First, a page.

Beneath boasts a talented, young cast. How much improvisation did you allow on-set, and as an experienced actor yourself, what advice did you give your cast members in-between takes?

Well, you know the script is pretty pulpy. And what I wanted to do is bring something into each of these characters, who are pretty wretched to each other and say some pretty crazy, implausible things. So I really encouraged the actors to be serious in their roles and to find a backstory and to find the humanity. They were all really game, young performers. They all are just starting out in their careers. It was so fun for me how much they committed to their characters, and to me that’s what makes the movie shine. They were very eccentric in their way; they really bonded, sitting on that boat for hours while the crew dicks around.

Griffin Newman, the guy who plays Zeke, is particularly chatty and clever and he did add a great deal of lines. He would add a lot of really funny zingers, and I would keep stuff if it felt right. I never like to treat the script as too precious, whether I’ve written it or if someone else has. You really want to go in the moment with what’s going on. Most of it is scripted, but it was fun when they’d come up with some additional lines, some additional gags, and a lot of that stuff is in the movie. As each character gets killed off, the actor would leave, and they really had bonded, so I think they really started feeling this loss as their numbers decreased.

You’re a director who also loves to edit, and you handled both duties on Beneath. This film features an additional camera point of view with Zeke, the aspiring filmmaker played by Griffin, who wears a GoPro camera on his wrist. What was your experience like in the editing room with an additional handheld POV to play with?

It was a lot of fun to have that. Most of the times we cut to the GoPro were planned or indicated in the script. I do try to design a film in such a way that I know what we’re shooting, so we’re not shooting a bunch of extra coverage. Zeke would always roll when the script called for his point of view. I would always encourage him to try to roll at other times. That’s such a wide-angle lens on the GoPro that he would often get the crew and the wheel-camera in the shot, unless we were specifically setting it up for the GoPro. I love the editing process and I had fun with Griffin’s footage.

The diverse music by Will Bates for Beneath meshes beautifully with the occasional blurred-focus shots and the sunlight shimmering on the water. This isn’t your typical horror movie score, and the seemingly happy daylight setting only adds to the film’s effective contrast. What mood did you set out to evoke with the combined sound and visuals? Did you have this vision prior to filming, or did it materialize in the editing room?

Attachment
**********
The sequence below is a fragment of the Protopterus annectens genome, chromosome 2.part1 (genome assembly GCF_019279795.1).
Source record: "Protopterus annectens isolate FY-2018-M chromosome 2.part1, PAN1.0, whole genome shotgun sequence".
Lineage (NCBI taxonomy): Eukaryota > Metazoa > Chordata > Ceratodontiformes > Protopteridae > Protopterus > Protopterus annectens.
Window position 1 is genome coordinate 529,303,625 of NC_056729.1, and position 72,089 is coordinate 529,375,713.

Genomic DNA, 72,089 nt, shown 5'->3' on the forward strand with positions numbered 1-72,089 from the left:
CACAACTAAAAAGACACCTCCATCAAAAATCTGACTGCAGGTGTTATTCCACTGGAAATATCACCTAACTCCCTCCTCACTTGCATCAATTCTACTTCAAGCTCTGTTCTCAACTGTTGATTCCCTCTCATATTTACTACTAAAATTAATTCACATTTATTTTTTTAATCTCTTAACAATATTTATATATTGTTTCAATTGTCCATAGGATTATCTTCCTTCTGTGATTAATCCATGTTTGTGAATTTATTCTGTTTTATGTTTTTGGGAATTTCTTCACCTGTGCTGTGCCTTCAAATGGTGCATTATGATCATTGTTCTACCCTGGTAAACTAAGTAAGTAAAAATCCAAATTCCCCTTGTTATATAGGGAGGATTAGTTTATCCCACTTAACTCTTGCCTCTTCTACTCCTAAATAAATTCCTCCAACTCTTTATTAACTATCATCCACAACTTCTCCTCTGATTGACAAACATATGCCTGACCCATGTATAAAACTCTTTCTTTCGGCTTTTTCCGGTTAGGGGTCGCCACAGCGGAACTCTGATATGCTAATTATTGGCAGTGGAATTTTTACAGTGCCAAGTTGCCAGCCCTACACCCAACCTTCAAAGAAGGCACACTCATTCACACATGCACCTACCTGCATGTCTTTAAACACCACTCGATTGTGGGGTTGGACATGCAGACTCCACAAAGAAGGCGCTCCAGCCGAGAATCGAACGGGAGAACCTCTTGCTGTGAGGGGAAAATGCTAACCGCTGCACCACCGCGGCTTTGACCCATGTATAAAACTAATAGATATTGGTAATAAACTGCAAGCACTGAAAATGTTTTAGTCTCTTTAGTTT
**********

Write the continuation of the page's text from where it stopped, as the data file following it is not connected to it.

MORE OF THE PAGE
It developed with Will. I’m so appreciative that you mention it. The score was a bit of a struggle, but when we finally landed on this, I really loved it. I had given him a certain amount of temp music and some other references. I wanted to have this very dreamy element to the score. The other thing is when you see the woman dead and the camera floats up, it’s more like the sadness of these foolish kids in this terrible situation. That’s typical of me, to find horror more melancholy than terrifying.

I like the idea of personifying the fish not as an evil creature, like the Jaws theme—which of course we all love, but let’s do something different—I wanted this weird, existential sound. It’s just the idea of this natural creature that’s lumbering through the lives of these kids, and they’re meeting, unfortunately, on this lake. We used all kinds of strange sounds. Graham Reznick, our sound designer, but also a contributor of musical elements, came in.

The other thing we wanted was the scarier music—some of the drones and those kinds of off-kilter sounds—to be under the conversations and the arguments, not under the fish attacks. I’m emphasizing that the movie is about these kids behaving badly and responding the wrong way to this threat. That’s really the horror, how fragile their commitment to each other is, and they turn on each other and come up with more bogus excuses to protect themselves. They don’t work together to save themselves against the fish. All of that makes for a very strange, off-kilter experience.

Larry, thank you for taking the time to chat about Beneath. Before we go, I’d like to ask what projects you’ll be working on next as an actor and as a director that you’re excited about?

I just did a stint of acting in several movies. I had a lot of fun doing that, so I’ll be showing up in some movies. I was a producer on Late Phases by Adrián Bogliano and that’s just shown at SXSW and we’re looking for a mode to distribute it. I have a project called “Tales from Beyond the Pale,” which is lovely audio dramas that we’re distributing shortly, so I hope everyone will keep an eye out for those. And I have my own films that I’m trying to finance and set up, hopefully for the fall, but I prefer not to talk about things that aren’t real. Unless I’m making movies about things that aren’t real, then I enjoy talking about giant fish and other goblins and ghouls.


  • Derek Anderson
    About the Author - Derek Anderson

    Raised on a steady diet of R.L. Stine’s Goosebumps books and Are You Afraid of the Dark?, Derek has been fascinated with fear since he first saw ForeverWare being used on an episode of Eerie, Indiana.

    When he’s not writing about horror as the Senior News Reporter for Daily Dead, Derek can be found daydreaming about the Santa Carla Boardwalk from The Lost Boys or reading Stephen King and Brian Keene novels.